Sunday, July 27, 2014: Matthew 13: 31-33; 44-52

July 15, 2014

All it takes is three bars of Mozart. I’m dozing in my chair with music playing in the background when all at once I wake up, maybe even sit bolt upright. Suddenly I’m on safari with Robert Redford and Meryl Streep. I’m managing a coffee plantation; I’m shooting lions. I’m lounging over dinner in a glorious landscape with monkeys watching the turntable of an old record player. I’m flying over the Rift Valley in the early days of aviation, seeing people and animals, mountains and plains from a perspective rarely glimpsed by human eyes. The world of Out of Africa has claimed me, and the opening notes of Mozart’s Concerto for Clarinet in A Major took me there.

Ever since my seminary days, six words of scripture transport me to a landscape just as amazing. I hear Matthew’s “The kingdom of heaven is like . . .” and I pay attention. These words pique my imagination. They signal that what’s coming is far different from the place my spirit goes when hijacked by entertainers or advertisers.

So I let myself be transported to a new world once again via the lean similitudes tucked into Matthew 13. I let mustard seed, leaven, hidden treasure, a pearl, a dragnet, and a householder act as portals. As I enter these parables of Jesus, I remind myself to stay in a right-brained mode, to laugh at incongruities, to refuse to allegorize. I remind myself to approach the parables as playfully as possible, with a receptive spirit. I don’t want to interpret such lovely, tiny gems; I want to wonder about them. I want to open myself to the strange territory these analogies from Palestinian life point to.

With the mustard seed and the leaven, my supposed familiarity could lull me into inattention. So I let Jesus the storyteller push me off balance once again with his provocative twists. After all, the mustard plant is considered a weed despite its medicinal qualities. And in the Bible, leaven is often seen as a corrupting influence, as in the leaven of the scribes and Pharisees.

As a spiritual director and occasional preacher, I pray for eyes to glimpse the hidden, sometimes startling ways the kingdom of heaven is already present. I pray for insight to see the familiar territory of my own life and community with reign-of-God eyes. I look for signs of mustard seeds germinating and for the smell of yeast leavening, trusting that such processes will manifest themselves, maybe even become too obvious to miss. I realize suddenly that these parables are drawing me in, addressing me at deep places of yearning.

In the second set of analogies, I participate in the joy of the peasant who finds hidden treasure buried in a field. I wonder what radical action such joy might inspire in me. I’m struck by the pearl merchant’s risk taking, and I think of stories of pearl divers risking lungs and life. I recall early Eastern Christian writings that speak of the incarnation as a pearl and Jesus as a pearl diver, and I marvel at the risks he took to bring God’s reign near.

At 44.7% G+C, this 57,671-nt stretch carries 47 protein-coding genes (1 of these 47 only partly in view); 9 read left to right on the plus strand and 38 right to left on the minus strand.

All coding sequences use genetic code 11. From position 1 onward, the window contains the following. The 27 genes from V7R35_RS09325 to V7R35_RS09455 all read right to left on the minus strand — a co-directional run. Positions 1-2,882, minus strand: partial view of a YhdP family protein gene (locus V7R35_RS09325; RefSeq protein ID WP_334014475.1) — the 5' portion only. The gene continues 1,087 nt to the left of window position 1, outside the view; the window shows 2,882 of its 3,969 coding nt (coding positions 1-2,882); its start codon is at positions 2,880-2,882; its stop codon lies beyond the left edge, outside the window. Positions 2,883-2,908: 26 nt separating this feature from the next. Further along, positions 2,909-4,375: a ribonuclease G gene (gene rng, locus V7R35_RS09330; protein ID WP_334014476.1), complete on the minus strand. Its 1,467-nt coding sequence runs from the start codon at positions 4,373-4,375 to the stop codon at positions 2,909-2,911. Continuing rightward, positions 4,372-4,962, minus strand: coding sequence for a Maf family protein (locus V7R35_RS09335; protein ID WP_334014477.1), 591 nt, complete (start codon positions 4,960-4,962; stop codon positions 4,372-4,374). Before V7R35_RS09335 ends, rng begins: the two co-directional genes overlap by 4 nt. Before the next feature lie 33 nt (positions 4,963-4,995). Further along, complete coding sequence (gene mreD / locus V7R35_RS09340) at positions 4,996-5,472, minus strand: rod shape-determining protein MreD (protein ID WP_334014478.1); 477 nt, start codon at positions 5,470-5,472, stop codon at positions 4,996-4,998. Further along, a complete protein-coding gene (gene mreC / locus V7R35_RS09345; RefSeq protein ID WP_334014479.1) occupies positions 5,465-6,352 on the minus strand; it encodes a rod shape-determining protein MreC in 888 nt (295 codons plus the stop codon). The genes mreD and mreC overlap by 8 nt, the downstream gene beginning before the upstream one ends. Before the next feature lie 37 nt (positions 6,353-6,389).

My mind wanders to individuals, groups, and movements motivated to step into danger and stay there to gain something deemed valuable. If Canadian astronaut Chris Hadfield devotes his life single-mindedly to space exploration, if Nepali Sherpas risk their lives so Western adventurers can climb Mount Everest, if rescuers dive in unstable conditions to search for survivors of a sunken ferry, what about me? I remember a visit to Rankin House in Ripley, Ohio, one of the stations on the Underground Railroad network. There Presbyterian minister John Rankin and his family hid many of the 2,000 escaping slaves who crossed the Ohio River. The family took pride in having never lost a passenger.

I wonder what risky action I’d be willing to pursue if I stepped far enough into these parables’ strange landscape and lingered there long enough to let hope claim me. The mustard seed and the leaven, the hidden treasure and the pearl—in the end, these are pictures of hope. I long for my inner eyes to notice where God’s reign is hidden in the midst of everyday life. I long to trust its transforming effect as surely as I trust yeast to transform dough—to pray the words “your kingdom come, your will be done on earth as it is in heaven” without being tempted by cynicism.

The parable of the dragnet makes me laugh at my tendency to feel too much responsibility when I do rouse myself to action. If those fisherfolk are willing to pull in all sorts of fish indiscriminately and sort them out later, maybe I can let God take care of whatever sorting is needed in God’s own time.

At the end of this week’s Gospel reading, Jesus asks his disciples, “Do you get it?” They say they do. Perhaps the similitude that follows is the most potent of them all. I’m awed by the notion of being trained for the kingdom, of being a custodian of such treasure. This requires of me faithful, accessible transmission. It requires the ability to glimpse what is hidden, the discernment to know which of the treasures of God’s household to offer when. It surely requires my own commitment to the justice, mercy, and hope God intends for our world.

I’m grateful to these six words from Matthew that transport me to the playful, provocative world of the parables, with their deceptively simple pictures of the reign of God brought near. And I’m grateful for the tiny similitudes tucked into Matthew 13. They enable me to enter and proclaim a grace-infused world of hope brought near.